Ferenc Szijj was born in Szombathely, Hungary, in 1958. From 1978 to 1984 he studied Hungarian Studies and German Language and Literature at the József Attila University in Szeged. After concluding his studies, he taught German at high school level, worked as a librarian at the university library in Budapest, and in 1989 became editor of the literary magazine ‘Nappali Ház’. After the magazine was discontinued in 1999, Szijj edited an internet magazine. In 1990 he published his first book of poetry ‘A lassú élet titka’ in Budapest, later followed by his collection of short stories ‘A futás napja’ (1992), which attained cult status in Hungary. His two collections of poetry ‘A nagy salakmezõ’ (1997) and ‘Kéregtorony’ (1999) were published in German under the title of ‘Sturzlicht’ in 2005.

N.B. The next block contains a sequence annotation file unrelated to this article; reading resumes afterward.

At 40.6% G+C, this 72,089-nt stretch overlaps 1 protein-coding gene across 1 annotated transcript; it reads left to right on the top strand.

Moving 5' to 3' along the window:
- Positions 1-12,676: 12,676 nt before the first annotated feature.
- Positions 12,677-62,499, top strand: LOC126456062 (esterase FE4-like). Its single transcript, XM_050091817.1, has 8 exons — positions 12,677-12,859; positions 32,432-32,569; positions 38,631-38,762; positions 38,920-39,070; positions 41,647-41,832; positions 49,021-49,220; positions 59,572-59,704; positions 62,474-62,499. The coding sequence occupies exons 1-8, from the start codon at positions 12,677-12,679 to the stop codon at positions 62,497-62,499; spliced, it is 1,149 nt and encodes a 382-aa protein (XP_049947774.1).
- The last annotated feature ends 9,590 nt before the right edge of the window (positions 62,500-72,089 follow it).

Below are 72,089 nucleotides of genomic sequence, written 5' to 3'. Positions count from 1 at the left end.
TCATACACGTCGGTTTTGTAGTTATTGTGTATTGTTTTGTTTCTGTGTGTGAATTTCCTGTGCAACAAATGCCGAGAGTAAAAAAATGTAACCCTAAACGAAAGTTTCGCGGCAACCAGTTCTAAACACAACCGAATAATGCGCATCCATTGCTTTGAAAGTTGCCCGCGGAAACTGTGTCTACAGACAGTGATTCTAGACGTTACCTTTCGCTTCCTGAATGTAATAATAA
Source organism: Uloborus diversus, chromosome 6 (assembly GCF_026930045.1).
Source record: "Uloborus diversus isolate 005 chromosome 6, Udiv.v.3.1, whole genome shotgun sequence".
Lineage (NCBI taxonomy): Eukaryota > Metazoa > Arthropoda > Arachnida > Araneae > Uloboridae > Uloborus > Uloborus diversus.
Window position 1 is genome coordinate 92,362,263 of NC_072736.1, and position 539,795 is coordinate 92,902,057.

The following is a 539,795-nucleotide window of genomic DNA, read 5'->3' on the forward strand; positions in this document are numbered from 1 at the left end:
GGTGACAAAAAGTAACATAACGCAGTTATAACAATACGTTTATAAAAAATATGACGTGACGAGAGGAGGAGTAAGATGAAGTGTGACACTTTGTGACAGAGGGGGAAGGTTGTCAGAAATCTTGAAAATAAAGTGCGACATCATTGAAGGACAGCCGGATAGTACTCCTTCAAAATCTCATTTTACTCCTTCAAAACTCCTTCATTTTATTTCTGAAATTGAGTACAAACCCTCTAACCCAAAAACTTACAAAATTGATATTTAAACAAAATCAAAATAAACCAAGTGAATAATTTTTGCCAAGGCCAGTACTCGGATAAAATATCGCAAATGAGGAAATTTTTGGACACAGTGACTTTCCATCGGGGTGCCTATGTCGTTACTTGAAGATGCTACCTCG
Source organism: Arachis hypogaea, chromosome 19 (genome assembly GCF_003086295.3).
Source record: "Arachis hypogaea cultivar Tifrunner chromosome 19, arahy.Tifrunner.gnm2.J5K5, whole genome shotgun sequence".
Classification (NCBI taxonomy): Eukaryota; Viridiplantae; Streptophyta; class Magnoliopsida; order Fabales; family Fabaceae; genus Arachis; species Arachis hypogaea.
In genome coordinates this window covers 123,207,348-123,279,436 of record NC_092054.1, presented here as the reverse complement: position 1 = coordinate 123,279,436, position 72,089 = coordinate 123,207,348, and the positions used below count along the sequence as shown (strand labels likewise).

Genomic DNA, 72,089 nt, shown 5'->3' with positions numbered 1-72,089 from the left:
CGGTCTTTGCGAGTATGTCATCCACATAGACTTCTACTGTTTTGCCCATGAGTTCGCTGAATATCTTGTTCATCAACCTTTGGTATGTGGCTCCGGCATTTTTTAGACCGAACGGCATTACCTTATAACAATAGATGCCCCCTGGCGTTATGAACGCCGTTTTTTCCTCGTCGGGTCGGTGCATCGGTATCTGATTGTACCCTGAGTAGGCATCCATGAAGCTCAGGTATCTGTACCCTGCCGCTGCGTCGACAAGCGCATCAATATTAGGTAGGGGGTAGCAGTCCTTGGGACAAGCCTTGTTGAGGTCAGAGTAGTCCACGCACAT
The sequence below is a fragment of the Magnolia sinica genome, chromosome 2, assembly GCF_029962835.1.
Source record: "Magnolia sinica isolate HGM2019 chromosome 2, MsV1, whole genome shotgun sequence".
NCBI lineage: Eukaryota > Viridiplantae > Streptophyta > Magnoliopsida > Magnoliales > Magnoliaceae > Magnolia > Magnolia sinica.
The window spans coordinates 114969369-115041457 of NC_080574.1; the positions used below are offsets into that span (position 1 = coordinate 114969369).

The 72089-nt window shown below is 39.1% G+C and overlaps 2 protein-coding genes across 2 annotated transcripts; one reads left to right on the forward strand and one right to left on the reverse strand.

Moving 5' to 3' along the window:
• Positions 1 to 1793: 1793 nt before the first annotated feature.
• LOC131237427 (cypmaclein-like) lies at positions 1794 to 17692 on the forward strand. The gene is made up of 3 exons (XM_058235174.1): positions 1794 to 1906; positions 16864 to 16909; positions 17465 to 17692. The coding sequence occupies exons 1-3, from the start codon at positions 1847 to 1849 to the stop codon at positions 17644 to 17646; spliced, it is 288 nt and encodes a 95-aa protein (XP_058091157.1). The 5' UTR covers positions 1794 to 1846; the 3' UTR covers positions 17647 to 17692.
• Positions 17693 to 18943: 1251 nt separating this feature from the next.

In an interview Szijj says that he would have liked to have become an engine driver or a soccer player – but his weak eyes forced him to earn his living under bad lighting conditions: by writing. He adds: “I do not feel like a real poet, one who writes poem after poem and can only think in terms of poetry. I was never particularly interested in the perfect stylistic form. I would even go as far as to say grammatical correctness doesn’t really interest me today – although, if it doesn’t sound too immodest, I now know a lot about grammar and language usage – as a user.” In 2001 he published the fairytale book ‘Szuromberek királyfi’ (Engl: Prince Szuromberek), which was humorously illustrated by Gabór Roskó, the cartoonist from the weekly literary magazine ‘Élet és Irodalom’. Szijj has also translated German writers such as Kafka, Gregor von Rezzori, and W. G. Sebald into Hungarian. He has received many awards for his literary work, including various scholarships, the Tibor Déry Prize in 2000 as well as the Attila József Prize in 2001. The author lives as a freelance writer in Budapest.
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